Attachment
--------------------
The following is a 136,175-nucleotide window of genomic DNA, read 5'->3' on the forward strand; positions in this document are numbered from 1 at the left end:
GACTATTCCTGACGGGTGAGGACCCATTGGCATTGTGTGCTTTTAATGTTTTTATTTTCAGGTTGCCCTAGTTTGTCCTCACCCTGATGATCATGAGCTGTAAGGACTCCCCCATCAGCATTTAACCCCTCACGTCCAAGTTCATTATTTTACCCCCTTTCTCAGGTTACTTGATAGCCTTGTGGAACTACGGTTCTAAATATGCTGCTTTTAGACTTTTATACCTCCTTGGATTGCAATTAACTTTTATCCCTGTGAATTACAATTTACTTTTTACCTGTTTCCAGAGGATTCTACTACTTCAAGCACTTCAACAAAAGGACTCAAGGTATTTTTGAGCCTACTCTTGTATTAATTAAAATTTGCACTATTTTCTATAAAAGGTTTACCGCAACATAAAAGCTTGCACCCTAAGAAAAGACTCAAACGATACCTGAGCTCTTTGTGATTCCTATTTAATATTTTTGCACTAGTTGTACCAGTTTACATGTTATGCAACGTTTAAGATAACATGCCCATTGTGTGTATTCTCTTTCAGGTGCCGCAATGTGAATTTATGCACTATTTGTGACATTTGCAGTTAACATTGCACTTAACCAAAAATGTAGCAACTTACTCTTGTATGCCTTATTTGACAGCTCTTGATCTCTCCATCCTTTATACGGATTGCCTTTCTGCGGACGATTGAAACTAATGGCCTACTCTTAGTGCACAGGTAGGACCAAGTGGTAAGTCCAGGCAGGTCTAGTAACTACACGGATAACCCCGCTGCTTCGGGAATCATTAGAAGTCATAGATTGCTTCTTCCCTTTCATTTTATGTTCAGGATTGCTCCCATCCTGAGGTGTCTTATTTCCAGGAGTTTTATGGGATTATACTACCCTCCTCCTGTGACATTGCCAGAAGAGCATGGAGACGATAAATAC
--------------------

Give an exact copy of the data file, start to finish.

The following is a 136,175-nucleotide window of genomic DNA, read 5'->3' on the forward strand; positions in this document are numbered from 1 at the left end:
GACTATTCCTGACGGGTGAGGACCCATTGGCATTGTGTGCTTTTAATGTTTTTATTTTCAGGTTGCCCTAGTTTGTCCTCACCCTGATGATCATGAGCTGTAAGGACTCCCCCATCAGCATTTAACCCCTCACGTCCAAGTTCATTATTTTACCCCCTTTCTCAGGTTACTTGATAGCCTTGTGGAACTACGGTTCTAAATATGCTGCTTTTAGACTTTTATACCTCCTTGGATTGCAATTAACTTTTATCCCTGTGAATTACAATTTACTTTTTACCTGTTTCCAGAGGATTCTACTACTTCAAGCACTTCAACAAAAGGACTCAAGGTATTTTTGAGCCTACTCTTGTATTAATTAAAATTTGCACTATTTTCTATAAAAGGTTTACCGCAACATAAAAGCTTGCACCCTAAGAAAAGACTCAAACGATACCTGAGCTCTTTGTGATTCCTATTTAATATTTTTGCACTAGTTGTACCAGTTTACATGTTATGCAACGTTTAAGATAACATGCCCATTGTGTGTATTCTCTTTCAGGTGCCGCAATGTGAATTTATGCACTATTTGTGACATTTGCAGTTAACATTGCACTTAACCAAAAATGTAGCAACTTACTCTTGTATGCCTTATTTGACAGCTCTTGATCTCTCCATCCTTTATACGGATTGCCTTTCTGCGGACGATTGAAACTAATGGCCTACTCTTAGTGCACAGGTAGGACCAAGTGGTAAGTCCAGGCAGGTCTAGTAACTACACGGATAACCCCGCTGCTTCGGGAATCATTAGAAGTCATAGATTGCTTCTTCCCTTTCATTTTATGTTCAGGATTGCTCCCATCCTGAGGTGTCTTATTTCCAGGAGTTTTATGGGATTATACTACCCTCCTCCTGTGACATTGCCAGAAGAGCATGGAGACGATAAATAC